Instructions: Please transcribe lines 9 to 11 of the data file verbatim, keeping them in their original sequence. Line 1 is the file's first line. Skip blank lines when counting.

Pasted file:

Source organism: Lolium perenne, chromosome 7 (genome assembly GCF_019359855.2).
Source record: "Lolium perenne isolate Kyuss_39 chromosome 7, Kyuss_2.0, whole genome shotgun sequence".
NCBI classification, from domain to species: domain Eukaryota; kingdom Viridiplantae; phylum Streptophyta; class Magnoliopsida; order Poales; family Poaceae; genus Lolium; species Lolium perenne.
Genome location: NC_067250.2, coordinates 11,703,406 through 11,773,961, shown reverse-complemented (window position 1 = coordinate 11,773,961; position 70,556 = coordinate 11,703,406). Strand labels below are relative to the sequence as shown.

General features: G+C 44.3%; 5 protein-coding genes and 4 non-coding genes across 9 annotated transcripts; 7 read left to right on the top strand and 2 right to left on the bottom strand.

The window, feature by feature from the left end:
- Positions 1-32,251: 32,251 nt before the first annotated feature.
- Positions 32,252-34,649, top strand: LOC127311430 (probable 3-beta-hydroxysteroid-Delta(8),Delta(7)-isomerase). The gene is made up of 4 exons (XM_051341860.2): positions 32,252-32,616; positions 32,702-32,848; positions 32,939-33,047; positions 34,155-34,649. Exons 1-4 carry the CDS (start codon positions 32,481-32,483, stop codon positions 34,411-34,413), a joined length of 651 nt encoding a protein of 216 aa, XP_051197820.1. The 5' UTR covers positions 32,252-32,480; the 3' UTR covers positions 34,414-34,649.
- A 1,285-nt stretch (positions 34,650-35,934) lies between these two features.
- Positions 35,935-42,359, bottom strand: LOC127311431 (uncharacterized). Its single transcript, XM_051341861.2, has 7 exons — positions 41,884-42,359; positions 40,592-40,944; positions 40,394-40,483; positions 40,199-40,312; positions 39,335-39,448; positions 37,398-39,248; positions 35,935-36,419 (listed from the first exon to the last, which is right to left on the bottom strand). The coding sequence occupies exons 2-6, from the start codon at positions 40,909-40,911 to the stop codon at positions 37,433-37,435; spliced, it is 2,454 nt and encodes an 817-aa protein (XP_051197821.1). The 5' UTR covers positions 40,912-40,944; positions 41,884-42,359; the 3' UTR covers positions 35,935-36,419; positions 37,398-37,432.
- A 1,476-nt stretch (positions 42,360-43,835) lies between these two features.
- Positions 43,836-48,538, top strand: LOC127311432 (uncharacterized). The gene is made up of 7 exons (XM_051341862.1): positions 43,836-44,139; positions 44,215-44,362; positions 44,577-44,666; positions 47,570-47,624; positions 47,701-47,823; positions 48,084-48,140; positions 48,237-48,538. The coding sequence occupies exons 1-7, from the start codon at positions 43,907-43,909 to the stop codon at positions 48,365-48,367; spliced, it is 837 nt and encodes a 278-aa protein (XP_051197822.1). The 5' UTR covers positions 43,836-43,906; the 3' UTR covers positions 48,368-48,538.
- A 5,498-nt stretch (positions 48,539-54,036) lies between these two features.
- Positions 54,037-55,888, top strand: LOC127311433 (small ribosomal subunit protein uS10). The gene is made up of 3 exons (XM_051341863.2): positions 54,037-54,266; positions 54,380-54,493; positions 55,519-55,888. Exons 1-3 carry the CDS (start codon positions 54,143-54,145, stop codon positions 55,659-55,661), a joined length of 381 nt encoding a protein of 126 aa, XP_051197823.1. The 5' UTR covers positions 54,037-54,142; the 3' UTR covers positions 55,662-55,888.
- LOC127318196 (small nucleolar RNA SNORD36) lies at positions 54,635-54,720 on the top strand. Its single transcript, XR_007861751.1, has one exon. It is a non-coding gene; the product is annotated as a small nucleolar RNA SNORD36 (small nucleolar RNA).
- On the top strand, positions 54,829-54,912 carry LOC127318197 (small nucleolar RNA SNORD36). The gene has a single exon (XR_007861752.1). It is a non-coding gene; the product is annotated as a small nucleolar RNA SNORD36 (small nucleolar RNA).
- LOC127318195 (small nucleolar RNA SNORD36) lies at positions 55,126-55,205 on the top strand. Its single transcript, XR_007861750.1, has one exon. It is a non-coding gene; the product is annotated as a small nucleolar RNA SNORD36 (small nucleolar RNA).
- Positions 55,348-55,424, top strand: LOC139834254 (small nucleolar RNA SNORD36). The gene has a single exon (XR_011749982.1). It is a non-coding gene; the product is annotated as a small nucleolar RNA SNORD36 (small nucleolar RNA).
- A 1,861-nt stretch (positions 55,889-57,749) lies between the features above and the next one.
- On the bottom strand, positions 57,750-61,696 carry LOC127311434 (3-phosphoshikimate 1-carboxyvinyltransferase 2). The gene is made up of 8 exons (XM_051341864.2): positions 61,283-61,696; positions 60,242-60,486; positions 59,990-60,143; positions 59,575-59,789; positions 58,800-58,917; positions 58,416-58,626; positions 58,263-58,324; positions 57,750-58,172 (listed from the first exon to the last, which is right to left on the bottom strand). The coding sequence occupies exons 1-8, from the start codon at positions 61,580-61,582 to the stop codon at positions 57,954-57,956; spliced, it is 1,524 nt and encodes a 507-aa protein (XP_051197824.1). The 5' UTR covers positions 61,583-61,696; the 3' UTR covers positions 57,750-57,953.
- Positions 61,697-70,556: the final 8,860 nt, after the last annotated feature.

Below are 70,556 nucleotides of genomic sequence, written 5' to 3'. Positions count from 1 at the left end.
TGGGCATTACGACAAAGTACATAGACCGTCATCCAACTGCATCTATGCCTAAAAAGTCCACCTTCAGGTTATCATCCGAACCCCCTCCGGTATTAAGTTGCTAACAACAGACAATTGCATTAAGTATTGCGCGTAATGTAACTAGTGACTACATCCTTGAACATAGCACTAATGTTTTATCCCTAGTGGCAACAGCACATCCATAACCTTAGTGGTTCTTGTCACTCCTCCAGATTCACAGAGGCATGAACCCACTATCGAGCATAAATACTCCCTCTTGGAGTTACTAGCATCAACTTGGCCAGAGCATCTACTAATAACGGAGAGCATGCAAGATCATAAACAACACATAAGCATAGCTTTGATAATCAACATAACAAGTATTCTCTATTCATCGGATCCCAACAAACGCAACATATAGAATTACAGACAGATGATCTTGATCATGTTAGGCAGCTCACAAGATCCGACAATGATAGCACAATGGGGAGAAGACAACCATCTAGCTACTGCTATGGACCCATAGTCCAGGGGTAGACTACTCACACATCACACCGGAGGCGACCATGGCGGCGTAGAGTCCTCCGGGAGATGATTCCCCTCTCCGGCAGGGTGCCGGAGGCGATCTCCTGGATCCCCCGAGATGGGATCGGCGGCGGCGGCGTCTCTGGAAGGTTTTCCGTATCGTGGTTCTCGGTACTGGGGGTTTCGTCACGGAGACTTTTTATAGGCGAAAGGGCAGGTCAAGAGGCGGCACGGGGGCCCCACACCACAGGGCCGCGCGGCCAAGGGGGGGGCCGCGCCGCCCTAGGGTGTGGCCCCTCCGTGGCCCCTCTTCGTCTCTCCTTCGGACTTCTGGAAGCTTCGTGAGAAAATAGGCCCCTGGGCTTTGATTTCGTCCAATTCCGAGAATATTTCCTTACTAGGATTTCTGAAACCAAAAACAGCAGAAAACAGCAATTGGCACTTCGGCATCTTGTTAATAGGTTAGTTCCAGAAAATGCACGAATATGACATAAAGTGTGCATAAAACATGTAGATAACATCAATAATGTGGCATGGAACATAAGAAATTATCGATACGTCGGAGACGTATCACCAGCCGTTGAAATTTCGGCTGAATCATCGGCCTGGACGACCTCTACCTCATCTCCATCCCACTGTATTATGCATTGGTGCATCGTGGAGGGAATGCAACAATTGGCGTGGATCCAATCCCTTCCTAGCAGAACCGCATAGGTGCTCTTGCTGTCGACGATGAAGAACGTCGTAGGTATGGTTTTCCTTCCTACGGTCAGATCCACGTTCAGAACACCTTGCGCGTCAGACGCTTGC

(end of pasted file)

- A 1,285-nt stretch (positions 34,650-35,934) lies between these two features.
- Positions 35,935-42,359, bottom strand: LOC127311431 (uncharacterized). Its single transcript, XM_051341861.2, has 7 exons — positions 41,884-42,359; positions 40,592-40,944; positions 40,394-40,483; positions 40,199-40,312; positions 39,335-39,448; positions 37,398-39,248; positions 35,935-36,419 (listed from the first exon to the last, which is right to left on the bottom strand). The coding sequence occupies exons 2-6, from the start codon at positions 40,909-40,911 to the stop codon at positions 37,433-37,435; spliced, it is 2,454 nt and encodes an 817-aa protein (XP_051197821.1). The 5' UTR covers positions 40,912-40,944; positions 41,884-42,359; the 3' UTR covers positions 35,935-36,419; positions 37,398-37,432.
- A 1,476-nt stretch (positions 42,360-43,835) lies between these two features.